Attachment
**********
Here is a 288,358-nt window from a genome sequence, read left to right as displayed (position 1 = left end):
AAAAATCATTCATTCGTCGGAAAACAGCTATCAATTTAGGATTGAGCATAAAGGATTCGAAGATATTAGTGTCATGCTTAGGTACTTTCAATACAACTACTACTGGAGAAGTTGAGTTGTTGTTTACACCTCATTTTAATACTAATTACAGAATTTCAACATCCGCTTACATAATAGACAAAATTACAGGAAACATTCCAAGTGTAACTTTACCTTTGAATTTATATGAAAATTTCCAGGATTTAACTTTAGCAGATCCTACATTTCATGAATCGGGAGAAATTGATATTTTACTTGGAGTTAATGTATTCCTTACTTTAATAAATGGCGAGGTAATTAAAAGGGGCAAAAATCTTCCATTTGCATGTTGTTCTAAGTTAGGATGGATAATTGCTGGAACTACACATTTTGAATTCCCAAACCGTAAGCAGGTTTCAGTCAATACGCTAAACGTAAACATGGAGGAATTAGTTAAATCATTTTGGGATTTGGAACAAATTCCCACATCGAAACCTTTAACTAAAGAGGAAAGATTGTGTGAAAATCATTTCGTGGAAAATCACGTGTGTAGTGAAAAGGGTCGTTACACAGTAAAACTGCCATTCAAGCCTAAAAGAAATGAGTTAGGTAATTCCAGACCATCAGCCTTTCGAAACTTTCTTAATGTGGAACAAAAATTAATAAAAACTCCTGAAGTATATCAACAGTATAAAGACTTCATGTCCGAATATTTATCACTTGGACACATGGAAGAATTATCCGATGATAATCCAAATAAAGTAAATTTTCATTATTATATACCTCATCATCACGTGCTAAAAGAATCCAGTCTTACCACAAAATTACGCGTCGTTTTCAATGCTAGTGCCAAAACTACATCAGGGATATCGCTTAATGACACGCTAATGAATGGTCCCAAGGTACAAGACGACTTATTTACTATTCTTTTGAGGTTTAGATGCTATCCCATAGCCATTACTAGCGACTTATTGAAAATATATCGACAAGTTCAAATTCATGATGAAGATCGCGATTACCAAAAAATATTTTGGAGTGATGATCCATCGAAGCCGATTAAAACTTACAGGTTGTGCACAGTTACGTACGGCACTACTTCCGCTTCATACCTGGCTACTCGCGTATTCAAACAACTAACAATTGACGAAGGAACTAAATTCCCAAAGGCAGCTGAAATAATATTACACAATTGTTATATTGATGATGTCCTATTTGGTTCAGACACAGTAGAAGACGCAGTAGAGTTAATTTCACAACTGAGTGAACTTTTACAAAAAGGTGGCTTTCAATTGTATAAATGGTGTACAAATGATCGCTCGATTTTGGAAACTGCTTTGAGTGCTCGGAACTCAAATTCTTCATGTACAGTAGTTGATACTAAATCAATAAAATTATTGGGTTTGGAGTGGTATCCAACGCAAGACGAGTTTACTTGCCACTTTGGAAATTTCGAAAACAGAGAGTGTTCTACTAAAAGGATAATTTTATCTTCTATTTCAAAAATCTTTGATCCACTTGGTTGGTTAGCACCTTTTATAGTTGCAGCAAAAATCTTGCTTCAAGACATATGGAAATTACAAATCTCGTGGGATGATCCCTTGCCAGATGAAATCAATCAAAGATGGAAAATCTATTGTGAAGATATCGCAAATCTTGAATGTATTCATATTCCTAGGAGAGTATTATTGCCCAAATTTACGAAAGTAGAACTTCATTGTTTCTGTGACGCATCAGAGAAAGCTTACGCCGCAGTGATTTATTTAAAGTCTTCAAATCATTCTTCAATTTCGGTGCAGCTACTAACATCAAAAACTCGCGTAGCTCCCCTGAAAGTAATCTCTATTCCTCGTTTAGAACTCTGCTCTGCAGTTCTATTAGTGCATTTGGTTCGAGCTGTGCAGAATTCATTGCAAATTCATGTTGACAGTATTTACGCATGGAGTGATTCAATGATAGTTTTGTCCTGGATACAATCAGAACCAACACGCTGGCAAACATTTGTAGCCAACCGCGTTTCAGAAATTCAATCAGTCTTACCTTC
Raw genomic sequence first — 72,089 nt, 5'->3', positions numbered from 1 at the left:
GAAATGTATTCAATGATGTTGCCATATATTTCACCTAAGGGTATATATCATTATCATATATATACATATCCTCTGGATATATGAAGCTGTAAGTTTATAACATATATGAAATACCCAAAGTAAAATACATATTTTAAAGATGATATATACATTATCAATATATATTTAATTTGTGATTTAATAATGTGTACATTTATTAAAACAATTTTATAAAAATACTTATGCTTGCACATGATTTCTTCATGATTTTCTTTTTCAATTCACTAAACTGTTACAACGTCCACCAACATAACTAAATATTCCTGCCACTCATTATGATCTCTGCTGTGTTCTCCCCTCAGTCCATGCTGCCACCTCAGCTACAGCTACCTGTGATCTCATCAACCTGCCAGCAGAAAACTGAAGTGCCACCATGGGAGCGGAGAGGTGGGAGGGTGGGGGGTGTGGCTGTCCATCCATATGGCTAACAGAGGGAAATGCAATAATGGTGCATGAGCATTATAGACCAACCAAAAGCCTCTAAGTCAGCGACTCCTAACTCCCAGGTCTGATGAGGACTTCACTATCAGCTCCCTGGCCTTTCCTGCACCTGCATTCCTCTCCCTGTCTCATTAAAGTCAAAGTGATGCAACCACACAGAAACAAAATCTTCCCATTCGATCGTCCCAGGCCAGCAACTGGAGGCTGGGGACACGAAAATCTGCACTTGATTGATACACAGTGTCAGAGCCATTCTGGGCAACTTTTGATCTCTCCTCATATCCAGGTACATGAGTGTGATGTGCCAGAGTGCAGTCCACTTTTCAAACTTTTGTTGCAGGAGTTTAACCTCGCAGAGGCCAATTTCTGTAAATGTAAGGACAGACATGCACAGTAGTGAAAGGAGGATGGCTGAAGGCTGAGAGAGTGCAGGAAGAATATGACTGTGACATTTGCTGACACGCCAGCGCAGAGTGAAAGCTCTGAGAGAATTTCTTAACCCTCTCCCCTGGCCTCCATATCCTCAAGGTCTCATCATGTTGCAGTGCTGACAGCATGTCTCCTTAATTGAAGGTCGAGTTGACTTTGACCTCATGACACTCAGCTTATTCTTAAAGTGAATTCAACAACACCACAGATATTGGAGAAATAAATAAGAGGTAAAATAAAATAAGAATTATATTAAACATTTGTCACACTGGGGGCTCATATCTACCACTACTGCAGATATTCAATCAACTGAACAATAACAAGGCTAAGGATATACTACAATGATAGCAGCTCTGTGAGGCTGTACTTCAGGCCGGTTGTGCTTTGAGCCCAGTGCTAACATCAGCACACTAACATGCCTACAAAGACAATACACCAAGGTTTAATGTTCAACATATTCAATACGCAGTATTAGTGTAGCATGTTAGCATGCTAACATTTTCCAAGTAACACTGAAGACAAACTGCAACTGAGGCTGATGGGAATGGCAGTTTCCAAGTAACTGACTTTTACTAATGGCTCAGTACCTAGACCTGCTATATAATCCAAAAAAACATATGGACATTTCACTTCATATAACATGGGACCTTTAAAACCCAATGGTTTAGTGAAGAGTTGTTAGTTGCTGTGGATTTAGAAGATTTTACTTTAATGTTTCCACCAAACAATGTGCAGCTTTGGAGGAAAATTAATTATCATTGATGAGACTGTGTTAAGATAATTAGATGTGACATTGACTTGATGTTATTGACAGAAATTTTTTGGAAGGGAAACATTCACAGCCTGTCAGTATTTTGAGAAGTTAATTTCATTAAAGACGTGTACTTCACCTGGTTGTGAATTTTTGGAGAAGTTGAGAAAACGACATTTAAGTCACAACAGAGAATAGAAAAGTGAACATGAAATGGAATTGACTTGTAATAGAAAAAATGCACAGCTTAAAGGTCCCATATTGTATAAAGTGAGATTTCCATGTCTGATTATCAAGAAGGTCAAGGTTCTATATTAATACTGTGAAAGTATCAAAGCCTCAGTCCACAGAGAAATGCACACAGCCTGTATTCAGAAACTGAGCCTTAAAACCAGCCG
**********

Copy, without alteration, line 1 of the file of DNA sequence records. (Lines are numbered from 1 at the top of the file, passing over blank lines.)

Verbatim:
Here is a 288,358-nt window from a genome sequence, read left to right as displayed (position 1 = left end):